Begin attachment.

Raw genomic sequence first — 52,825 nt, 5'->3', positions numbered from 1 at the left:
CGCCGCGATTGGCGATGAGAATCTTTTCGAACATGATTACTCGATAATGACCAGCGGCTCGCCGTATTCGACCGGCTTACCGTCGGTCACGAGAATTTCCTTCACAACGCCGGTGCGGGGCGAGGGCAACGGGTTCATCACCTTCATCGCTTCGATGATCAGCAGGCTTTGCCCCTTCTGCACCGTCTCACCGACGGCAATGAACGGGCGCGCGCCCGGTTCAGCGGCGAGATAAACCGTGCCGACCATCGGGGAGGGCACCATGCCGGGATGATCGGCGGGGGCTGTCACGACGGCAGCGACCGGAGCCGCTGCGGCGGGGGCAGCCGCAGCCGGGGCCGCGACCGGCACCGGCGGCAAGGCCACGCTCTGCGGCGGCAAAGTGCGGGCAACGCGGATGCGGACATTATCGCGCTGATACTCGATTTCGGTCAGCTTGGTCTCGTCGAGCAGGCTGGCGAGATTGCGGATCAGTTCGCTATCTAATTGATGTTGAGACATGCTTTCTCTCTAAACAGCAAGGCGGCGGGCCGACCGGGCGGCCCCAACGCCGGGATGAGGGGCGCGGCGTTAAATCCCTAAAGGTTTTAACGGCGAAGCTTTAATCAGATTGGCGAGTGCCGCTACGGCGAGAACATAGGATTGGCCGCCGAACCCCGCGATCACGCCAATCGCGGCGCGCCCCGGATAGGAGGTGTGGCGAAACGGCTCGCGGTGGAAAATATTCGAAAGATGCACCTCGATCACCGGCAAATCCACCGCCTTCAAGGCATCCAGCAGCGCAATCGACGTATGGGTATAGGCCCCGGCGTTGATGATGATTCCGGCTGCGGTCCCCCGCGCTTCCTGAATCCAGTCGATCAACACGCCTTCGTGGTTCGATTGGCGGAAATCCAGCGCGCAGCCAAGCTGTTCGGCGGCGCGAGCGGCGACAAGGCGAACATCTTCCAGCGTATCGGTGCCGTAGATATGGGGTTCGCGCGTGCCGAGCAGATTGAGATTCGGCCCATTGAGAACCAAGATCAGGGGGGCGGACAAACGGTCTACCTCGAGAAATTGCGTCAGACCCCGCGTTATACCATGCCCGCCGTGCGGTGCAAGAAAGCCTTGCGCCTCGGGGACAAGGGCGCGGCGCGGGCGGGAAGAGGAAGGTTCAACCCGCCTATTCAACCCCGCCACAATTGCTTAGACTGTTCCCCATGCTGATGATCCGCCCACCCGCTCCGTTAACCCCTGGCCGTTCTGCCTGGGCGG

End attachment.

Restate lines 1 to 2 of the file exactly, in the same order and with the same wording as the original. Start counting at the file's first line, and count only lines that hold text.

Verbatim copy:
Raw genomic sequence first — 52,825 nt, 5'->3', positions numbered from 1 at the left:
CGCCGCGATTGGCGATGAGAATCTTTTCGAACATGATTACTCGATAATGACCAGCGGCTCGCCGTATTCGACCGGCTTACCGTCGGTCACGAGAATTTCCTTCACAACGCCGGTGCGGGGCGAGGGCAACGGGTTCATCACCTTCATCGCTTCGATGATCAGCAGGCTTTGCCCCTTCTGCACCGTCTCACCGACGGCAATGAACGGGCGCGCGCCCGGTTCAGCGGCGAGATAAACCGTGCCGACCATCGGGGAGGGCACCATGCCGGGATGATCGGCGGGGGCTGTCACGACGGCAGCGACCGGAGCCGCTGCGGCGGGGGCAGCCGCAGCCGGGGCCGCGACCGGCACCGGCGGCAAGGCCACGCTCTGCGGCGGCAAAGTGCGGGCAACGCGGATGCGGACATTATCGCGCTGATACTCGATTTCGGTCAGCTTGGTCTCGTCGAGCAGGCTGGCGAGATTGCGGATCAGTTCGCTATCTAATTGATGTTGAGACATGCTTTCTCTCTAAACAGCAAGGCGGCGGGCCGACCGGGCGGCCCCAACGCCGGGATGAGGGGCGCGGCGTTAAATCCCTAAAGGTTTTAACGGCGAAGCTTTAATCAGATTGGCGAGTGCCGCTACGGCGAGAACATAGGATTGGCCGCCGAACCCCGCGATCACGCCAATCGCGGCGCGCCCCGGATAGGAGGTGTGGCGAAACGGCTCGCGGTGGAAAATATTCGAAAGATGCACCTCGATCACCGGCAAATCCACCGCCTTCAAGGCATCCAGCAGCGCAATCGACGTATGGGTATAGGCCCCGGCGTTGATGATGATTCCGGCTGCGGTCCCCCGCGCTTCCTGAATCCAGTCGATCAACACGCCTTCGTGGTTCGATTGGCGGAAATCCAGCGCGCAGCCAAGCTGTTCGGCGGCGCGAGCGGCGACAAGGCGAACATCTTCCAGCGTATCGGTGCCGTAGATATGGGGTTCGCGCGTGCCGAGCAGATTGAGATTCGGCCCATTGAGAACCAAGATCAGGGGGGCGGACAAACGGTCTACCTCGAGAAATTGCGTCAGACCCCGCGTTATACCATGCCCGCCGTGCGGTGCAAGAAAGCCTTGCGCCTCGGGGACAAGGGCGCGGCGCGGGCGGGAAGAGGAAGGTTCAACCCGCCTATTCAACCCCGCCACAATTGCTTAGACTGTTCCCCATGCTGATGATCCGCCCACCCGCTCCGTTAACCCCTGGCCGTTCTGCCTGGGCGG